If we a priori decline to investigate the evidence in a truthful manner, we condemn ourselves.

Rauser further points out that strict Biblicism is logically internally inconsistent in many ways in this post.


It must be very frustrating that so many in the greater Christian tribe take such obtuse positions and foist them on their kids to boot. Yet you’d like to have community with them all.

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Certainly, we cannot read and comprehend anything in the Bible without bringing the knowledge learned outside the Bible into the mix. I am impressed how as life goes on the new knowledge we learn both through life experience and study affects our comprehension of what the Bible says. To deny that is nonsense.

One on the comments in Rauser’s blog brings up John 5:39-47 where Jesus tells of the scriptures, the writings of Moses, telling about him. This was done to support the thought that some falsely read science into the text leading to bad interpretations, and I agree with that assessment.

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Well, yes; but coming from that standpoint initially, I understand and sympathize also the pull of commitment to an ideal (not something that belongs only to religions–it seems that group identity and social evolution seem to favor that idea for safety. One example would be the odd political fights between Stalin and agriculture scientists on the way to best plant seed).
One could easily argue that a mental commitment to an ideal is all social evolution, so that religion is an adaptation only–but that doesn’t explain it all by any means (I am a Christian, after all :slight_smile:) However, recognizing that it can come from our insecurities rather than some divine mandate induces humility and understanding, not only with religious fundamentalists, but also with all who struggle with such group identity, I think.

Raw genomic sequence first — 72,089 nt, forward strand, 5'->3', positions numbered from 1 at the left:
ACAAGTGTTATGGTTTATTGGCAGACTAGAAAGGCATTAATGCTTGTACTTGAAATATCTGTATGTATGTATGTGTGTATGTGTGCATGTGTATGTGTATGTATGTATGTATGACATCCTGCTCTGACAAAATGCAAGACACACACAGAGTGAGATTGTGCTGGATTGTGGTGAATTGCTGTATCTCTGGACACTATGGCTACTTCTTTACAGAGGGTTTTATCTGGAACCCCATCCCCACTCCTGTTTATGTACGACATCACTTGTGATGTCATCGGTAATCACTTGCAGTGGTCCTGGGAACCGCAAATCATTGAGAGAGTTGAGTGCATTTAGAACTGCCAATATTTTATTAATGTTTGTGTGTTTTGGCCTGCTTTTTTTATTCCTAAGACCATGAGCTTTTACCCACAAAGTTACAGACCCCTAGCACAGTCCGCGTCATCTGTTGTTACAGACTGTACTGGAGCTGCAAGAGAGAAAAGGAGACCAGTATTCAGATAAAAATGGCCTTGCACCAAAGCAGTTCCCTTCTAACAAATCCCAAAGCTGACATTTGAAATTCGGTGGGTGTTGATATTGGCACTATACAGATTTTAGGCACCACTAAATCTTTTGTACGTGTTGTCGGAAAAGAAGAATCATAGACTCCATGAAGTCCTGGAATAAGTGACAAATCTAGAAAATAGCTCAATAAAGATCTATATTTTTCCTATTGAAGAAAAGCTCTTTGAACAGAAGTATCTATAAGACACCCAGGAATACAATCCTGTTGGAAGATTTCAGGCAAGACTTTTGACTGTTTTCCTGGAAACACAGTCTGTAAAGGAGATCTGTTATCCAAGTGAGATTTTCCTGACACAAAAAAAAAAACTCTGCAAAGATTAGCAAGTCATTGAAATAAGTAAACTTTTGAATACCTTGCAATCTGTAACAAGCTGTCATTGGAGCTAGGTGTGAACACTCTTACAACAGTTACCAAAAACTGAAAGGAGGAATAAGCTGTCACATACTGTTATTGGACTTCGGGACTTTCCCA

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The reason that most scientists don’t accept Young Earth Creationism is because they have open minds. Answers in Genesis has explicitly stated that the conclusion of YEC is unassailable, and any evidence that appears to contradict YEC has to be disregarded:

In his debate with Bill Nye, Ken Ham stated that no evidence would ever change his mind. Here is a transcript:


I also came across this article by Nathaniel Jeanson:

It really should just be plainly obvious to everyone as he argues all the data from genetics, Darwin, the Bible all put the evolutionary models to shame but still 97% or more of scientists reject creation and accept evolution. So what are his reasons? Really just one, ignorance.

Jeanson argues, since scientists are trained in the public school system they have no idea of Jeanson’s conclusions. Anyone who writes against him, like @DavidMacMillan, @Joel_Duff, @evograd just write blog posts while he writes 29,000 word technical science articles. If you ever meet such an evolutionist, Jeanson tells you to ask them to name the major young-earth creation technical journals and describe all the details of all the papers they read. Since they won’t be able to, link them to Jeanson’s stuff and follow up to make sure they’ve read them all.

@pevaquark side note. In the fields I know a lot more about, it’s been embarrassing to read the various articles on Physics contained in the various YEC “journals.” The articles would be torn to shreds in a real science journal, not because of the non-falsifiable miraculous parts, but the parts that contain scientific claims tend to contain gross misunderstandings or misapplications of scientific ideas and ironically they tend to fail to engage real scientific studies. I’ll have to do a review of one of them sometime for reference.


Wow . . . still picking my jaw up off the floor:

Just . . . wow.

They even have the following figure, and still don’t understand the implications:


For the inheritance of mitochondrial DNA, did they happen to notice all of the other women in that same generation? Do people at AiG think they only had one great-grandmother?